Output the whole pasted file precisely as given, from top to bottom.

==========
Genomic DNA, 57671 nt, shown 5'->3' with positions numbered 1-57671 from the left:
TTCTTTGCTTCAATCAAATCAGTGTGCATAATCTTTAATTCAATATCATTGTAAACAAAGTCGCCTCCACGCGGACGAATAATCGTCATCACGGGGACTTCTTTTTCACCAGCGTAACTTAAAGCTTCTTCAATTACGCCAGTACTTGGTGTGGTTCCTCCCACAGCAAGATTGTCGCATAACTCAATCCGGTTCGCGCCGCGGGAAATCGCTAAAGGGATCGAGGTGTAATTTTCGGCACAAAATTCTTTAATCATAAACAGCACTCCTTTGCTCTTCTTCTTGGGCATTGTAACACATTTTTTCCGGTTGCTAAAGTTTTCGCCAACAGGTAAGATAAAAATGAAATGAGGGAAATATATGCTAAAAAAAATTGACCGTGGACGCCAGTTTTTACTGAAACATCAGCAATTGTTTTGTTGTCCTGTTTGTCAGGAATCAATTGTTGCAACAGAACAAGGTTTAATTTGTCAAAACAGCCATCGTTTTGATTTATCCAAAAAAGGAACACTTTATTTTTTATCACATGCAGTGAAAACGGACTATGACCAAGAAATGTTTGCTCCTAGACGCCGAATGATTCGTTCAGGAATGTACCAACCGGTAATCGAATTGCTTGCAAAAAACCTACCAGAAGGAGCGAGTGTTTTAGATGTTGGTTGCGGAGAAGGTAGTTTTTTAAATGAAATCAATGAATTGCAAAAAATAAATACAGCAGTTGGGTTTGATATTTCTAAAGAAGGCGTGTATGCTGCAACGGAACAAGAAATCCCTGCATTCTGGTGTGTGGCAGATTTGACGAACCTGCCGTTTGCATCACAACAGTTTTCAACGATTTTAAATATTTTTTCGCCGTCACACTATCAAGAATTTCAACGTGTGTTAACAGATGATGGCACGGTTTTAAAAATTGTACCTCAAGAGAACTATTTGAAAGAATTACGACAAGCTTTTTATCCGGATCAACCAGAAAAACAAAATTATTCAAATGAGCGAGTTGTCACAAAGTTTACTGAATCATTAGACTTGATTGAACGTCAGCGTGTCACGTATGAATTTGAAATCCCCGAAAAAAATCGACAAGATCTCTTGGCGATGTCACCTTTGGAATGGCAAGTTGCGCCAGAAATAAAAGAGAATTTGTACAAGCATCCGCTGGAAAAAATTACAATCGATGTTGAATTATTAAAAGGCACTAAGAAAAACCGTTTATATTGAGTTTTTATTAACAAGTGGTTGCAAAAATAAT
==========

Genomic DNA, 57671 nt, shown 5'->3' with positions numbered 1-57671 from the left:
TTCTTTGCTTCAATCAAATCAGTGTGCATAATCTTTAATTCAATATCATTGTAAACAAAGTCGCCTCCACGCGGACGAATAATCGTCATCACGGGGACTTCTTTTTCACCAGCGTAACTTAAAGCTTCTTCAATTACGCCAGTACTTGGTGTGGTTCCTCCCACAGCAAGATTGTCGCATAACTCAATCCGGTTCGCGCCGCGGGAAATCGCTAAAGGGATCGAGGTGTAATTTTCGGCACAAAATTCTTTAATCATAAACAGCACTCCTTTGCTCTTCTTCTTGGGCATTGTAACACATTTTTTCCGGTTGCTAAAGTTTTCGCCAACAGGTAAGATAAAAATGAAATGAGGGAAATATATGCTAAAAAAAATTGACCGTGGACGCCAGTTTTTACTGAAACATCAGCAATTGTTTTGTTGTCCTGTTTGTCAGGAATCAATTGTTGCAACAGAACAAGGTTTAATTTGTCAAAACAGCCATCGTTTTGATTTATCCAAAAAAGGAACACTTTATTTTTTATCACATGCAGTGAAAACGGACTATGACCAAGAAATGTTTGCTCCTAGACGCCGAATGATTCGTTCAGGAATGTACCAACCGGTAATCGAATTGCTTGCAAAAAACCTACCAGAAGGAGCGAGTGTTTTAGATGTTGGTTGCGGAGAAGGTAGTTTTTTAAATGAAATCAATGAATTGCAAAAAATAAATACAGCAGTTGGGTTTGATATTTCTAAAGAAGGCGTGTATGCTGCAACGGAACAAGAAATCCCTGCATTCTGGTGTGTGGCAGATTTGACGAACCTGCCGTTTGCATCACAACAGTTTTCAACGATTTTAAATATTTTTTCGCCGTCACACTATCAAGAATTTCAACGTGTGTTAACAGATGATGGCACGGTTTTAAAAATTGTACCTCAAGAGAACTATTTGAAAGAATTACGACAAGCTTTTTATCCGGATCAACCAGAAAAACAAAATTATTCAAATGAGCGAGTTGTCACAAAGTTTACTGAATCATTAGACTTGATTGAACGTCAGCGTGTCACGTATGAATTTGAAATCCCCGAAAAAAATCGACAAGATCTCTTGGCGATGTCACCTTTGGAATGGCAAGTTGCGCCAGAAATAAAAGAGAATTTGTACAAGCATCCGCTGGAAAAAATTACAATCGATGTTGAATTATTAAAAGGCACTAAGAAAAACCGTTTATATTGAGTTTTTATTAACAAGTGGTTGCAAAAATAAT